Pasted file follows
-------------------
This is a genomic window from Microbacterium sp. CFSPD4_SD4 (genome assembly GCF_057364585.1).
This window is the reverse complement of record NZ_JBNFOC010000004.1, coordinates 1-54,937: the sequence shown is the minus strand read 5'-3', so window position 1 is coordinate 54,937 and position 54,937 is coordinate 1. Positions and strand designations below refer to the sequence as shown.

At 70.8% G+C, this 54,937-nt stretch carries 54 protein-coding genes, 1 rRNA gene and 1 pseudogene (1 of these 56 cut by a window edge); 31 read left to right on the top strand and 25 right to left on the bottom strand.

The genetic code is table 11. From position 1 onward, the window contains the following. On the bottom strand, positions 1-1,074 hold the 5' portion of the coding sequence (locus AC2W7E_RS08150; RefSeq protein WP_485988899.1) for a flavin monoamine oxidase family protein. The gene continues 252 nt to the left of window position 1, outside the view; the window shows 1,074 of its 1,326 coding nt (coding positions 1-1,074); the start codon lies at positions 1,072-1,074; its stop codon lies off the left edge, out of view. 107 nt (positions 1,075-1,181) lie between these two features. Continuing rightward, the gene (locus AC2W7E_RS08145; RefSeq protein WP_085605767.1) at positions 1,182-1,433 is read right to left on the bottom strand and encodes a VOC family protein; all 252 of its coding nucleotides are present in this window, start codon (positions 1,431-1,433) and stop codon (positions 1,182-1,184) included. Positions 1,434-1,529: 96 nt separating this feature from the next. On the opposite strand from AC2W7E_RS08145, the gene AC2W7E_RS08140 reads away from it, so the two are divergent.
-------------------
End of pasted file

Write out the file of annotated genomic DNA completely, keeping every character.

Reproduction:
This is a genomic window from Microbacterium sp. CFSPD4_SD4 (genome assembly GCF_057364585.1).
This window is the reverse complement of record NZ_JBNFOC010000004.1, coordinates 1-54,937: the sequence shown is the minus strand read 5'-3', so window position 1 is coordinate 54,937 and position 54,937 is coordinate 1. Positions and strand designations below refer to the sequence as shown.

At 70.8% G+C, this 54,937-nt stretch carries 54 protein-coding genes, 1 rRNA gene and 1 pseudogene (1 of these 56 cut by a window edge); 31 read left to right on the top strand and 25 right to left on the bottom strand.

The genetic code is table 11. From position 1 onward, the window contains the following. On the bottom strand, positions 1-1,074 hold the 5' portion of the coding sequence (locus AC2W7E_RS08150; RefSeq protein WP_485988899.1) for a flavin monoamine oxidase family protein. The gene continues 252 nt to the left of window position 1, outside the view; the window shows 1,074 of its 1,326 coding nt (coding positions 1-1,074); the start codon lies at positions 1,072-1,074; its stop codon lies off the left edge, out of view. 107 nt (positions 1,075-1,181) lie between these two features. Continuing rightward, the gene (locus AC2W7E_RS08145; RefSeq protein WP_085605767.1) at positions 1,182-1,433 is read right to left on the bottom strand and encodes a VOC family protein; all 252 of its coding nucleotides are present in this window, start codon (positions 1,431-1,433) and stop codon (positions 1,182-1,184) included. Positions 1,434-1,529: 96 nt separating this feature from the next. On the opposite strand from AC2W7E_RS08145, the gene AC2W7E_RS08140 reads away from it, so the two are divergent.